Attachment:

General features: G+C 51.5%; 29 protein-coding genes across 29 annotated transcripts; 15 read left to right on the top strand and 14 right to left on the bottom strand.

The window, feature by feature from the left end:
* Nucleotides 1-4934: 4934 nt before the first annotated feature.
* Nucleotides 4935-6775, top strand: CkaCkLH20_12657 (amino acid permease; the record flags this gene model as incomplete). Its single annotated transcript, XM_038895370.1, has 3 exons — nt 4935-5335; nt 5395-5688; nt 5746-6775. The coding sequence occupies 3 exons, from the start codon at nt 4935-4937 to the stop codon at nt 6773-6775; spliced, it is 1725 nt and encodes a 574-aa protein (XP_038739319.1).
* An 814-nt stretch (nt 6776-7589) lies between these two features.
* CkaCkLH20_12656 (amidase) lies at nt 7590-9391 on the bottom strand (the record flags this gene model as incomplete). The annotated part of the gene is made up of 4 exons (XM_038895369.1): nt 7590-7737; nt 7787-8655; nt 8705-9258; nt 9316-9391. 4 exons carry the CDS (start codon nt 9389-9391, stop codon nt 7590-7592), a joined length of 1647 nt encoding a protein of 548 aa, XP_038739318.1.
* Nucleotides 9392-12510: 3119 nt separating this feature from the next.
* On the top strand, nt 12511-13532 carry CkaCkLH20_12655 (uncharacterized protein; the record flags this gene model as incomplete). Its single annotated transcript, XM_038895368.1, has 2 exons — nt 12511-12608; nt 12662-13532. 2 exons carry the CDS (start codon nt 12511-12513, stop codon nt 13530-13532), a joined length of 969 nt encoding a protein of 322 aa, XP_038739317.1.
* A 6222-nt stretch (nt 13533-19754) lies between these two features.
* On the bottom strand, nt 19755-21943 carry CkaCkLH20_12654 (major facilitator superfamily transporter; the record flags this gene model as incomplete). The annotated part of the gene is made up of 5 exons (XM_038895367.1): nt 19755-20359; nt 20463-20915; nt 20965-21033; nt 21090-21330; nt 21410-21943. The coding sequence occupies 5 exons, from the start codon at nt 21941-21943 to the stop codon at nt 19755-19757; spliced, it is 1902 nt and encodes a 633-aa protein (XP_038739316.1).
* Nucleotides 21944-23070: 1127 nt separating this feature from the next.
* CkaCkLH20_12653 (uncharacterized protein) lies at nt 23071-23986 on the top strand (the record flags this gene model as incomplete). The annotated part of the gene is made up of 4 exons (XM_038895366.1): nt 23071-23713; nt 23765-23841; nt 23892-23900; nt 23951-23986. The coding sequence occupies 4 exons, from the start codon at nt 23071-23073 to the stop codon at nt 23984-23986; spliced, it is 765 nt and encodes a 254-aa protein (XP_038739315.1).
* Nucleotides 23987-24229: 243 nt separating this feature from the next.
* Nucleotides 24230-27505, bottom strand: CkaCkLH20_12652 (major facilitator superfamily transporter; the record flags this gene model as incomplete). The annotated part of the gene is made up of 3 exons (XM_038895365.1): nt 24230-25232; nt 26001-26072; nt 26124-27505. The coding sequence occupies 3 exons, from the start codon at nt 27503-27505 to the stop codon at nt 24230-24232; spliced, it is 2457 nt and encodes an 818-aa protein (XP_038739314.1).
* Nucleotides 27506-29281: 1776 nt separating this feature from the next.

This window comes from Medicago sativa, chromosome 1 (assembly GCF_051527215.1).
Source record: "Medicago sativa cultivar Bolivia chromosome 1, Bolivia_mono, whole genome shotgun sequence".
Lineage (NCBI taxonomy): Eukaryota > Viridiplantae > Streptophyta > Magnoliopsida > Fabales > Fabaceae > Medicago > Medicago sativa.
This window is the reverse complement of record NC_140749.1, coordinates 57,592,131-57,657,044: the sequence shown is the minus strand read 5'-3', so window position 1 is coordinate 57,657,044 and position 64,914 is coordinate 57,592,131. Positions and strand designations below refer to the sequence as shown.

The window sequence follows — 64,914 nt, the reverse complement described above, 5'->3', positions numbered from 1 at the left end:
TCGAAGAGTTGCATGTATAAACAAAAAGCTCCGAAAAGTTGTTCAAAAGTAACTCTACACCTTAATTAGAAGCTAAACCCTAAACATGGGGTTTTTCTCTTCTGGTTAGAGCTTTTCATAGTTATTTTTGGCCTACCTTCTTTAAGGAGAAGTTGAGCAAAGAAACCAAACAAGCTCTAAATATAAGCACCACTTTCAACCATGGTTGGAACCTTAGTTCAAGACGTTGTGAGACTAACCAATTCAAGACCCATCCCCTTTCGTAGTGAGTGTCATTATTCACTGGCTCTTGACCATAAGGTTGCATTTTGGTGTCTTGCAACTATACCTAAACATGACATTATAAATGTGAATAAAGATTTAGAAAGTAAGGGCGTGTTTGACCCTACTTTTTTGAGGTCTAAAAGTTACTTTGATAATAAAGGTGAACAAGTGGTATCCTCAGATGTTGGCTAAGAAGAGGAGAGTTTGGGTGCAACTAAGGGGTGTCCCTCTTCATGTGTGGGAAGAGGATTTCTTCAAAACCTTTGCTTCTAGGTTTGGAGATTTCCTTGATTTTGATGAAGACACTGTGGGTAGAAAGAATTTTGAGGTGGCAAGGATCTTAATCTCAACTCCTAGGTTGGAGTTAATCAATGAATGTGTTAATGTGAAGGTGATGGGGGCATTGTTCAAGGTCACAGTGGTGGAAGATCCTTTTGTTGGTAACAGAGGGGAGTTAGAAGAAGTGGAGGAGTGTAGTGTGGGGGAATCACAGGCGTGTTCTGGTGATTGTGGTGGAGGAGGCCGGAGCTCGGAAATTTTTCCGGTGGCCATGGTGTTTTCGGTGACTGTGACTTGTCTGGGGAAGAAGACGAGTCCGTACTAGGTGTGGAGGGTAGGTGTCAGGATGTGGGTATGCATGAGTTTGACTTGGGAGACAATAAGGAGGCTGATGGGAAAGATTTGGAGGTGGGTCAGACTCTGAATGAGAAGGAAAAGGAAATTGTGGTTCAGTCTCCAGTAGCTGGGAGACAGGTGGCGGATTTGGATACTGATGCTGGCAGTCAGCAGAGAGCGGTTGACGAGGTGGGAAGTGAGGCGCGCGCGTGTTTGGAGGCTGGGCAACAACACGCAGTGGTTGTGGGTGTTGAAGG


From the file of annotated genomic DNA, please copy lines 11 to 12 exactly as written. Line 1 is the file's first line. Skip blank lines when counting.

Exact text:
* Nucleotides 21944-23070: 1127 nt separating this feature from the next.
* CkaCkLH20_12653 (uncharacterized protein) lies at nt 23071-23986 on the top strand (the record flags this gene model as incomplete). The annotated part of the gene is made up of 4 exons (XM_038895366.1): nt 23071-23713; nt 23765-23841; nt 23892-23900; nt 23951-23986. The coding sequence occupies 4 exons, from the start codon at nt 23071-23073 to the stop codon at nt 23984-23986; spliced, it is 765 nt and encodes a 254-aa protein (XP_038739315.1).